This Saturday is Record Store Day. As the wording would suggest, this is an event which originated in America, but independent record shops are an endangered species the world over, so it has become very much an international affair. Shops which take part can avail themselves of various specially produced limited edition records or CDs, and some also play host to bands or performers. It’s a celebration of the kind of music which they do so much to promulgate and a chance to highlight the need for dedicated, small scale retailers who have a love for what they do and a real depth of knowledge and insight (and taste) which reflects that. These are the kind of places which it's a real pleasure to take your time browsing in, listening to whatever's being played and maybe getting into a conversation about it - discovering something new. You can find a list of participating shops (or stores, if you will) in this country (which, from my perspective, is Britain) or whichever one is local to you over here. Down in this corner of the South West, we’ve got Martian Records in Exeter, Onionheart in Exmouth and Drift Records in Totnes taking part. Drift Records is a great little record shop, and its best of the year recommendations led me to some fantastic music, in particular Luke Abbot’s Holkham Drones, a gorgeous album of layered and looping electronica. They specialise in the more interesting and adventurous end of the indie spectrum, and have just got in copies of the new Low album C’mon, Bibio’s Mind Bokeh and the High Llama’s Talahomi Way. When I was in Totnes the other weekend, they had a copy of Trembling Bells’ The Constant Pageant displayed in the window’s array of recommended records, with a succinct and eloquent summary of its qualities neatly written beside it. It’s the kind of knowledgeable and enthusiastic touch which really marks out the independent record shop. Inside, they’ve got a good selection of vinyl, and also had some interesting soundtracks, such as Bruce Langhorne’s sparse and haunting score for Peter Fonda’s post-Easy Rider western The Hired Hand, and the recent Finders Keepers release of the music (by the ultra-obscure Gallic group Acanthus) from Jean Rollin’s Le Frisson des Vampires (or Shiver of the Vampires, as it was rather prosaically translated). The Drift blog is steadily unveiling some of the treasures which will be available on the day, as you can see here. Particularly exciting is a gatefold Sandy Denny 7”, whose two tracks have been specially chosen by fans (presumably taken from the recent mammoth 19 CD box set). The first side is the second demo version of I’m A Dreamer (one of the later songs which I feel actually works with the oft-criticised Trevor Lucas string-saturated production) and the other side the first demo of possibly her defining song, the evergreen classic Who Knows Where the Time Goes. Drift also promises a live radio show, which should be well worth tuning in to if you’re in the area.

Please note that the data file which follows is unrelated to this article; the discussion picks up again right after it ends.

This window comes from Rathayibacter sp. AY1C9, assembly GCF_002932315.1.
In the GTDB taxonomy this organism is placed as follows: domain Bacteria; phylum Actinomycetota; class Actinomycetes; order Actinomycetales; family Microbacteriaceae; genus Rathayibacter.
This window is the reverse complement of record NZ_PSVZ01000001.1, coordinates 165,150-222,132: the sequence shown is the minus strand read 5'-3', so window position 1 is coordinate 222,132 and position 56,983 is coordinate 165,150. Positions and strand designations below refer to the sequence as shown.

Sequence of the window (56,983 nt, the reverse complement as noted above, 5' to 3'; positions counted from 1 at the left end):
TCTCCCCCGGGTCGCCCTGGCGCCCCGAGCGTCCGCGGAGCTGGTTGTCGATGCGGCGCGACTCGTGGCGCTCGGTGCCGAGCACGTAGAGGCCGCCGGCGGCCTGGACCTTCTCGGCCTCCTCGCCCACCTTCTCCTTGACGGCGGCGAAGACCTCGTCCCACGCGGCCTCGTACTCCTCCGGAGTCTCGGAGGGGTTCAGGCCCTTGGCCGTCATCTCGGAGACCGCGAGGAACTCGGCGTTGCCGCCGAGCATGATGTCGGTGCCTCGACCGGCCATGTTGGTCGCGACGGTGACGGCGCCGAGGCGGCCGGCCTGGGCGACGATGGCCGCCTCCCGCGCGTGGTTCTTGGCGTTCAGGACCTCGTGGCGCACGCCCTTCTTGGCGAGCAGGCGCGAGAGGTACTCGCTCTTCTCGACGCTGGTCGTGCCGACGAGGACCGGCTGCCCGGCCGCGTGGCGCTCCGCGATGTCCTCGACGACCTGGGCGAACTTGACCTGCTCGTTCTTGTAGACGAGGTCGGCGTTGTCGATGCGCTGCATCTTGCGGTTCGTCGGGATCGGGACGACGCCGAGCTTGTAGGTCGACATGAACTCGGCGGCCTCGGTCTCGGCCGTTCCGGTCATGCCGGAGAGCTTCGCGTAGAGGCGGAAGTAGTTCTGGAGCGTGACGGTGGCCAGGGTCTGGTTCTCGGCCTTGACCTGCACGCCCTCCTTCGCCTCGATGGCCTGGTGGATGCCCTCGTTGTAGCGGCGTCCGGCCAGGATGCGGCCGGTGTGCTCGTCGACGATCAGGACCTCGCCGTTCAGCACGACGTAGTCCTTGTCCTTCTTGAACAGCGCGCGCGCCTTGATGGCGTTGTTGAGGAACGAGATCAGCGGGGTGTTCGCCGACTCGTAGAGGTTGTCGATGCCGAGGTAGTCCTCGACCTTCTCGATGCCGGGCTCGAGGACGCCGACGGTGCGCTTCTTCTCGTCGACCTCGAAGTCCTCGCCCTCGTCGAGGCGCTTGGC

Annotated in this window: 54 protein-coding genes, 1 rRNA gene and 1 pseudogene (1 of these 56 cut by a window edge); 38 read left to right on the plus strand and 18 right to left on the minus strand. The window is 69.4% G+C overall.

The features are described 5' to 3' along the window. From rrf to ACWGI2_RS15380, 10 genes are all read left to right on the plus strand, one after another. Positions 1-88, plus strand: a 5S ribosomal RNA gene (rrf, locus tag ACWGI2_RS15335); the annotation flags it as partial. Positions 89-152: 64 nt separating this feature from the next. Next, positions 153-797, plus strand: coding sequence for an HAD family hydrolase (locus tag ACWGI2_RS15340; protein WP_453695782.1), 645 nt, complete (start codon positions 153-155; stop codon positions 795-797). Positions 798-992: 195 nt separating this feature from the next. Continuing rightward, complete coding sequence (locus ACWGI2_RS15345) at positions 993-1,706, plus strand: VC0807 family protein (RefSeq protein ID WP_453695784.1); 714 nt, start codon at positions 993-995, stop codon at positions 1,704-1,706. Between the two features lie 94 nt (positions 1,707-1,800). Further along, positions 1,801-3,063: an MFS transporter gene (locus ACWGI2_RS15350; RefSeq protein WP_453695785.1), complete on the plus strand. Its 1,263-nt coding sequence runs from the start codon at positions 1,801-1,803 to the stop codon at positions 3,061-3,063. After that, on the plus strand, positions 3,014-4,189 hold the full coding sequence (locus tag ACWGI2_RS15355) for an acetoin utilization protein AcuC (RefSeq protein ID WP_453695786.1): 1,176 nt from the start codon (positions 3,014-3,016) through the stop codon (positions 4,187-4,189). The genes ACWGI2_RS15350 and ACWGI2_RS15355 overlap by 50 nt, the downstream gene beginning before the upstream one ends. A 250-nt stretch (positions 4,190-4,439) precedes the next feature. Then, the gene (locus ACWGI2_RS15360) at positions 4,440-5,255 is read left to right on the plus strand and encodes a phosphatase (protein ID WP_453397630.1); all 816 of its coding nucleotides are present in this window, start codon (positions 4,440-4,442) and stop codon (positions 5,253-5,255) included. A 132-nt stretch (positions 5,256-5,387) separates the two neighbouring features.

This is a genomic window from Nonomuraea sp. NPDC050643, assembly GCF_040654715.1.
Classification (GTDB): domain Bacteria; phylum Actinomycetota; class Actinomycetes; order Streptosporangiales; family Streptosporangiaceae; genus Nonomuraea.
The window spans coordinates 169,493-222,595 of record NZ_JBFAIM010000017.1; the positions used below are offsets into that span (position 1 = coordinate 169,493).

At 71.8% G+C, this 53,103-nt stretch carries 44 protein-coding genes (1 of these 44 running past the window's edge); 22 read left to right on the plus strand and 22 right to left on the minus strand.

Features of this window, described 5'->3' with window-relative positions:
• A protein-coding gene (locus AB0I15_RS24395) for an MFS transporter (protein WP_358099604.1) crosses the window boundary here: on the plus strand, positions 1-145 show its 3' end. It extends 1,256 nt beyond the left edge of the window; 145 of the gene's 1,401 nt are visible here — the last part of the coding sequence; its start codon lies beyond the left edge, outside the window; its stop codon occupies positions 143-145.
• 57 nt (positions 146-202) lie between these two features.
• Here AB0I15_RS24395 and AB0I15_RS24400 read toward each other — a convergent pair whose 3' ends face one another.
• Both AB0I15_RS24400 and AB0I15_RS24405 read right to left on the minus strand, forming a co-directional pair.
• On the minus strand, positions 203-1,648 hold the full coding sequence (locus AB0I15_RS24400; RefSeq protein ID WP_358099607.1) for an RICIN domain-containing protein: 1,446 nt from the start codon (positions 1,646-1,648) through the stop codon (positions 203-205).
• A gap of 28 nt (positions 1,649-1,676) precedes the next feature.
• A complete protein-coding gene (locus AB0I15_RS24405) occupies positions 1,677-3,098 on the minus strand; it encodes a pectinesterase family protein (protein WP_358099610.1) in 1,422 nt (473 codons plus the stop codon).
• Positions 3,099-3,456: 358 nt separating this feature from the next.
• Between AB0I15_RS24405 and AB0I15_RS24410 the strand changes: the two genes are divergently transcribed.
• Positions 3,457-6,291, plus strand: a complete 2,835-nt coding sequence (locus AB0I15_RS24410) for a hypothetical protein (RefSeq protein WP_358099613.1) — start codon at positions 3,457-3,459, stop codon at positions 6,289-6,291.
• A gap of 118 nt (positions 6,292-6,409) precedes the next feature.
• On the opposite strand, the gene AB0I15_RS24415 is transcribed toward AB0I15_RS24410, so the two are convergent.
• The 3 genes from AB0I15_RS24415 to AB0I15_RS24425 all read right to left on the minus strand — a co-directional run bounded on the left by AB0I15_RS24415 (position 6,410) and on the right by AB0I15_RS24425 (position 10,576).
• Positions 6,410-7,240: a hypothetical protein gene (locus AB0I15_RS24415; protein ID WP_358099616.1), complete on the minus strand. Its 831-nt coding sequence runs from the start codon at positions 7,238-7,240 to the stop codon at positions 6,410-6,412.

Here in Exeter we have Martian Records, as mentioned, who are particularly strong on the heavier end of the spectrum, and whose 3 for a tenner shelves offer many intriguing finds for the bargain hunter. Rooster Records is the place where the real vinyl treasure horde can be discovered, however, with both new and second-hand LPs aplenty. There’s no doubt about it, records are simply more pleasurable to browse through, offering the easier physical prospect of flicking through (without the unpleasant clacking together of plastic boxes you get with CDs) and the pleasure (or occasional disagreeable shock) of the appreciably sized cover artwork. Among the new LPs here I came across Trembling Bells’ Abandoned Love and Shirley Collins’ Adieu to Old England, from which the former draws the title of its first song. There’s Japanese cosmic travellers the Far East Family Band with their 1976 LP Parallel World, number 4 in Julian Cope’s Japrocksampler top 50. There’s a compilation taken from Compendium Records, apparently Norway’s first progressive record store and label from 1974-77. So if you’re curious find out what Nordic prog sounded like… There’s the LP of Sparks’ radio musical The Seduction of Ingmar Bergman, which was premiered over here on Stuart Maconie’s Freak Zone, and has to be heard to be believed. If you have 50 quid to spare and are keen on the intense, heartfelt and occasionally very loud instrumental (with occasional enervated vocal) rock of Mogwai (as I am) then there’s the box set of the recent live record Special Moves, which contains 3 LPs, the dvd of burning, set lists and a poster. There’s a copy of Comus’ dark folk debut First Utterance, first released to an unresponsive world in 1971, but since spoken of in reverential whispers in certain corners (particularly those associated with Current 93). The hushed and delicately beautiful collaboration between Helena Espvall of Espers and Masaki Batoh of Japanese psych band Ghost is also here. There’s jazz, too, with vinyl copies of some of Coltrane and Ornette’s Atlantic LPs. Personal favourites to tempt me (but no, I must resist) include Pram’s The Moving Frontier, Sufjan Stevens’ Michigan and Illinois albums (seemingly the only states from his grand project likely to be realised) and Gravenhurst’s The Western Lands. There’s also the cover by a favourite band of mine of a record which I absolutely loath, Flaming Lips’ version of Dark Side of the Moon with explosively named collaborators Stardeath and White Dwarfs, alongside guests Henry Rollins and Peaches, who presumably does that wordless, emotive gospelly bit.